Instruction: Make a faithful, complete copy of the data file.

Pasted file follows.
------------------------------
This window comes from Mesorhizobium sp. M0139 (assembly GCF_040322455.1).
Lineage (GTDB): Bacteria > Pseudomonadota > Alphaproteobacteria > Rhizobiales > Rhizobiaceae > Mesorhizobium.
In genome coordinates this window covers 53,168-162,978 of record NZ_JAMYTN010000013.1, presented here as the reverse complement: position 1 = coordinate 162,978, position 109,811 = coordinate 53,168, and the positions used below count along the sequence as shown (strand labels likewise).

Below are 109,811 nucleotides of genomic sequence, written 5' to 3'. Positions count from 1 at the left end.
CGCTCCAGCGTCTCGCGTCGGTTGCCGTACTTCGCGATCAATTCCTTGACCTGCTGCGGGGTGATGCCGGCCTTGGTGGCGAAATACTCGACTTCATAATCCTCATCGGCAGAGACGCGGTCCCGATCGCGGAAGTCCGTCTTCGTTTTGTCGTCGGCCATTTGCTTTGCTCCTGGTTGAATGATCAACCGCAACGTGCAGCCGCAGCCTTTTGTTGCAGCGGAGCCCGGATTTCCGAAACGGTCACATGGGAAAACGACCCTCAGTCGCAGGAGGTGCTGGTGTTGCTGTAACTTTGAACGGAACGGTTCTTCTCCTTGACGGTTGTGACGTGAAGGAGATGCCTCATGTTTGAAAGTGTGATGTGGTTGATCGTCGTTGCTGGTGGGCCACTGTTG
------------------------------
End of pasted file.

This window comes from Mesorhizobium sp. M0139 (assembly GCF_040322455.1).
Lineage (GTDB): Bacteria > Pseudomonadota > Alphaproteobacteria > Rhizobiales > Rhizobiaceae > Mesorhizobium.
In genome coordinates this window covers 53,168-162,978 of record NZ_JAMYTN010000013.1, presented here as the reverse complement: position 1 = coordinate 162,978, position 109,811 = coordinate 53,168, and the positions used below count along the sequence as shown (strand labels likewise).

Below are 109,811 nucleotides of genomic sequence, written 5' to 3'. Positions count from 1 at the left end.
CGCTCCAGCGTCTCGCGTCGGTTGCCGTACTTCGCGATCAATTCCTTGACCTGCTGCGGGGTGATGCCGGCCTTGGTGGCGAAATACTCGACTTCATAATCCTCATCGGCAGAGACGCGGTCCCGATCGCGGAAGTCCGTCTTCGTTTTGTCGTCGGCCATTTGCTTTGCTCCTGGTTGAATGATCAACCGCAACGTGCAGCCGCAGCCTTTTGTTGCAGCGGAGCCCGGATTTCCGAAACGGTCACATGGGAAAACGACCCTCAGTCGCAGGAGGTGCTGGTGTTGCTGTAACTTTGAACGGAACGGTTCTTCTCCTTGACGGTTGTGACGTGAAGGAGATGCCTCATGTTTGAAAGTGTGATGTGGTTGATCGTCGTTGCTGGTGGGCCACTGTTG